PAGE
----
Localization in ASP.NET Core APIs

January 25, 2022#Software Development
Article
Author image.

Steve Smith, Founder and Principal Architect

Localization, the process of providing information in multiple languages as specified by the user, is a pretty common requirement for web apps. ASP.NET Core has had good support for localization since its release. Some apps attempt to implement localization using if or switch statements in their controllers, but this results in a lot of complex and unnecessary code, and very bloated controllers. A better approach is to leverage the built-in support for localization.

You’ll find a working demo of localization in ASP.NET Core API apps on NimblePros’ GitHub.

Required Services

In your application’s startup (typically in Program.cs or Startup.cs) you’ll need to add support for localization and then configure it like so:

builder.Services.AddLocalization();
builder.Services.Configure<RequestLocalizationOptions>(
    options =>
    {
        var supportedCultures = new List<CultureInfo>
        {
            new CultureInfo("en-US"),
            new CultureInfo("en-AU"),
            new CultureInfo("de-DE")
        };

        options.DefaultRequestCulture = new RequestCulture(culture: "en-US", uiCulture: "en-US");
        options.SupportedCultures = supportedCultures;
        options.SupportedUICultures = supportedCultures;
    });

As you add support for additional languages/cultures, it’s important to remember to add them to your list of supported cultures here.

Additionally, you can set up request localization in your app’s middleware configuration:

var localizeOptions = app.Services.GetService<IOptions<RequestLocalizationOptions>>();
app.UseRequestLocalization(localizeOptions.Value);

This is used to allow the app to gather the requested language/culture from incoming requests.

Resource Files

The simplest way to implement localization in ASP.NET Core API apps is through the use of resource files, which have a .resx extension. Once added to your project, you can edit these with key-value combinations, where the key relates to a particular message. Typically you create a default file, and then separate locale-specific files that override the default when a request asks for that locale. An example locale string is “en-US” or “de-DE” which are “English, United States” and “German, Germany” respectively. These are referred to sometimes as language tags; the W3C has more information on language tag. Here are some lists of available language tags on Stack Overflow.

It’s important to name the resource files with the locale specified before the .resx extension and after the common name for the resource file. For example:

  • Messages.resx
  • Messages.de-DE.resx
  • Messages.en-US.resx

If you’d rather store your messages in a database, there are a few articles on how to do that:

Localizing a Response

Now let’s look at an API endpoint that needs to return a localized message as part of its response. The key is to inject an instance of IStringLocalizer<Messages> where Messages is the name of your resource file (its generated class name). Then in the endpoint itself, you can fetch a localized string by simply requesting the key index from the localizer service:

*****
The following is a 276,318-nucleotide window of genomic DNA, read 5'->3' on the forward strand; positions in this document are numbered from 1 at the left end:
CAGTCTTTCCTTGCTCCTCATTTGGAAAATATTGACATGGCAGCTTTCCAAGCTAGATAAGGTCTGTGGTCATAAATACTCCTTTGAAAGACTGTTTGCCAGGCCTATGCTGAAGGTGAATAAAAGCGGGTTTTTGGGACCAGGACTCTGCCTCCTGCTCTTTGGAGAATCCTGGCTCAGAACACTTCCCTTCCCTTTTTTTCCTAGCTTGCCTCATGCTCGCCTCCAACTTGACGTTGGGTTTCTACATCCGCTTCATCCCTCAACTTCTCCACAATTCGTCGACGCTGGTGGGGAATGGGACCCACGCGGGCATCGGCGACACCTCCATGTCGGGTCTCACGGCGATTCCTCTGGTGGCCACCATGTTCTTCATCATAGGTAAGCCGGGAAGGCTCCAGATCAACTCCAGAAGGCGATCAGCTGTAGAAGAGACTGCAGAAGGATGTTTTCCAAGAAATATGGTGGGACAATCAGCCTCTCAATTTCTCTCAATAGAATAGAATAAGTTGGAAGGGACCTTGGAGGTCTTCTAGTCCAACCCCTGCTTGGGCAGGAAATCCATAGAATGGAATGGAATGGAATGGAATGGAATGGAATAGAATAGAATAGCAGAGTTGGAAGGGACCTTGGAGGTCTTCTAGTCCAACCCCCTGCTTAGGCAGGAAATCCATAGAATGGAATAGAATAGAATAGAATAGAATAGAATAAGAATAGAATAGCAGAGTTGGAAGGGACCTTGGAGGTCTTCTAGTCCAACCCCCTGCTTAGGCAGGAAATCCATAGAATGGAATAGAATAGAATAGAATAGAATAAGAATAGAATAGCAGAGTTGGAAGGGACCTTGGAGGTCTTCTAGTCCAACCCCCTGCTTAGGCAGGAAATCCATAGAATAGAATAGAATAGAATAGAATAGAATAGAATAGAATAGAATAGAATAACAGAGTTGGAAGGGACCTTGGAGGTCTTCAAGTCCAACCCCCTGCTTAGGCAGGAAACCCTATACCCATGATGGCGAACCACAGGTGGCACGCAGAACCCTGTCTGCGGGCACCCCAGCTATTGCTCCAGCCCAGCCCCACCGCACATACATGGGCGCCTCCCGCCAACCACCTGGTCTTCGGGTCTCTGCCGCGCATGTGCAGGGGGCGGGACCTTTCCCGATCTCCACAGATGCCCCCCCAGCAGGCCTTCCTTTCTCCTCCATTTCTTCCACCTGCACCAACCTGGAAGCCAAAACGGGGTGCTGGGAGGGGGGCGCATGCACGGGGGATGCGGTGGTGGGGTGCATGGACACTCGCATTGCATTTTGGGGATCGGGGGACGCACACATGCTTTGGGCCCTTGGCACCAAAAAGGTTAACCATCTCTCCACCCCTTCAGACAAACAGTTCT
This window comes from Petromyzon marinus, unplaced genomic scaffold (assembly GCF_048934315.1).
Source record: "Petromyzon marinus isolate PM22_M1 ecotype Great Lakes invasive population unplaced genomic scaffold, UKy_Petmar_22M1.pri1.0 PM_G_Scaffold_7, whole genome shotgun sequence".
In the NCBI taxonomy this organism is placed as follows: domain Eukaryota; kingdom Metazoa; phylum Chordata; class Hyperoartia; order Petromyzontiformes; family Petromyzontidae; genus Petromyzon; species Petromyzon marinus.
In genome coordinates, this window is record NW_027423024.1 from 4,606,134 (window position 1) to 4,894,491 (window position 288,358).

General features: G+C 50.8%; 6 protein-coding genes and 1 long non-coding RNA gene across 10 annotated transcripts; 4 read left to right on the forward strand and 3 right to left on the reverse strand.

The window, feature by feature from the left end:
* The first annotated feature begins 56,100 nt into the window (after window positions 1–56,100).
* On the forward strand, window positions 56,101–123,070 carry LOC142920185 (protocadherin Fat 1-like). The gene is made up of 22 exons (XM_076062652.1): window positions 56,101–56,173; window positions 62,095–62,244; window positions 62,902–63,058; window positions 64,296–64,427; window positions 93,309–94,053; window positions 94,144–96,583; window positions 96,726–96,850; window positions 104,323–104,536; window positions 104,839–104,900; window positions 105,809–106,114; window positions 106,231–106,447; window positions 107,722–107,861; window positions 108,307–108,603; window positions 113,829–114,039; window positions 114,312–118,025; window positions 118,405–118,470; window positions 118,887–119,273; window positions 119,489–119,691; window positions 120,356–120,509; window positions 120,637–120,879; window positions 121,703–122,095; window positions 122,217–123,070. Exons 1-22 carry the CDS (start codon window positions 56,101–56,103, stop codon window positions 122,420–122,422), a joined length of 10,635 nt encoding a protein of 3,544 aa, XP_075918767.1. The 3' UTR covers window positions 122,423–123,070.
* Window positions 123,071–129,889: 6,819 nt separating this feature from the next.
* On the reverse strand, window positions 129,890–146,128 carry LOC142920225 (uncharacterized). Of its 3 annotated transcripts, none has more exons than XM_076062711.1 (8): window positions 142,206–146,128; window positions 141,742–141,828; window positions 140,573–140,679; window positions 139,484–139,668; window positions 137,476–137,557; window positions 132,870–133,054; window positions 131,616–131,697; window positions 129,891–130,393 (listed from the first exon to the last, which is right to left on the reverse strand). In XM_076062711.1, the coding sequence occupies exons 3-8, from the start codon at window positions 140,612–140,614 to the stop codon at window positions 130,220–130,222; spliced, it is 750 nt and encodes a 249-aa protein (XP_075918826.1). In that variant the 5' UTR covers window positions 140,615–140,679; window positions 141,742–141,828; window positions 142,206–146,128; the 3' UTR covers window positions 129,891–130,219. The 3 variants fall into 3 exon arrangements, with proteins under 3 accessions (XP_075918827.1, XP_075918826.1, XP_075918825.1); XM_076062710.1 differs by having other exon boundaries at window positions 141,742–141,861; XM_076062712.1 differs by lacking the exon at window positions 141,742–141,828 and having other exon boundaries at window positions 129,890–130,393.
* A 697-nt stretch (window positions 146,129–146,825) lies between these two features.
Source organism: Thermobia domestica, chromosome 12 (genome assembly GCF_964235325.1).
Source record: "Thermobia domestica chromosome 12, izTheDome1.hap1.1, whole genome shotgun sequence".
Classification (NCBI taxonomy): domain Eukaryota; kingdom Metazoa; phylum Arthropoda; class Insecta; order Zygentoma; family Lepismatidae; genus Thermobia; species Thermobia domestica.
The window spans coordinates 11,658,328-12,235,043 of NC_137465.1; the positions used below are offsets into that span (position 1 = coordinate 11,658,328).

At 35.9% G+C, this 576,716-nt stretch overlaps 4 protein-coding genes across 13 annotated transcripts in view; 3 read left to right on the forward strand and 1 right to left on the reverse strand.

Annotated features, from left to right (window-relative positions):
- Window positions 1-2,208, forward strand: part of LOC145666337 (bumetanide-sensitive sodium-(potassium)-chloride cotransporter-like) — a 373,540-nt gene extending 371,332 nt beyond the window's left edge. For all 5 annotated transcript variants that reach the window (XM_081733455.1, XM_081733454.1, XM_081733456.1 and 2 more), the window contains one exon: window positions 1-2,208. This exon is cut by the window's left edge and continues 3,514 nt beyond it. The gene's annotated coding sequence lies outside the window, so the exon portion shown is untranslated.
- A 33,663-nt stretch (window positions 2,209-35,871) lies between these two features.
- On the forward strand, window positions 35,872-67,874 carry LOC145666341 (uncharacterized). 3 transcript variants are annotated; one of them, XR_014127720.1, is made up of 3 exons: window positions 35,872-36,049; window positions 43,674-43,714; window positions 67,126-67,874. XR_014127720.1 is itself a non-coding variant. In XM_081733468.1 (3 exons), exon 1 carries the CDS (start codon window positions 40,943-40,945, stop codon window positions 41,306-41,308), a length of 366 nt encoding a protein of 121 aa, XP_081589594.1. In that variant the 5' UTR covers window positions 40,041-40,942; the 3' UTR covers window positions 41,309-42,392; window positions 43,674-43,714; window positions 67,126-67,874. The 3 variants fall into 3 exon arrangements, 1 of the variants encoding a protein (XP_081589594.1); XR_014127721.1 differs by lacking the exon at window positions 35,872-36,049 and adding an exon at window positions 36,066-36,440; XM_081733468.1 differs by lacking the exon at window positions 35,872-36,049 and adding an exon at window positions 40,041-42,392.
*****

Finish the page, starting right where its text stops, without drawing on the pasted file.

var localizedString = _localizer["Greeting"];

The complete greeting endpoint class is here:

using Ardalis.ApiEndpoints;
using LocalizationDemo.Resources;
using Microsoft.AspNetCore.Mvc;
using Microsoft.Extensions.Localization;
using Swashbuckle.AspNetCore.Annotations;

namespace DL.Backend.Web.Endpoints.LanguageEndpoints;
public class Greeting : EndpointBaseAsync
    .WithRequest<GreetingRequest>
    .WithActionResult<GreetingResponse>
{
    private readonly IStringLocalizer<Messages> _localizer;
    private readonly ILogger<Greeting> _logger;

  public Greeting(
      IStringLocalizer<Messages> localizer,
    ILogger<Greeting> logger)
  {
        _localizer = localizer;
        _logger = logger;
    }

    [HttpGet("/Greeting")]
  [SwaggerOperation(
      Summary = "Returns a localized greeting",
      Description = "Returns a localized greeting",
      OperationId = "DL.Greeting",
      Tags = new[] { "LanguageEndpoints" })
  ]
    public override async Task<ActionResult<GreetingResponse>> HandleAsync([FromQuery]GreetingRequest request,
      CancellationToken cancellationToken = default)
    {
        var localizedString = _localizer["Greeting"];

        _logger.LogDebug("Localized String: name={0};value={1};\nresourceNotFound={2};searchedLocation={3}", localizedString.Name,
          localizedString.Value, localizedString.ResourceNotFound, localizedString.SearchedLocation);

        var response = new GreetingResponse { 
            GreetingFormatString = localizedString.Value,
            Greeting = String.Format(localizedString.Value, request.Name)
            };

        return Ok(response);
    }
}

Testing it out

To test whether the localization is working, you can simply pass a header with the desired language tags to the API endpoint using a tool like Postman. The default header used is Accept-Language, as shown in this screenshot where the language has been set to “English, Australian”:

Postman screenshot showing accept language header usage

Summary

Don’t use conditionals to output localized messages in your ASP.NET Core apps (APIs or otherwise). Instead, use the built-in support for localization and the IStringLocalizer<T> service along with resource files or another means of getting the appropriate message in the appropriate language and region.


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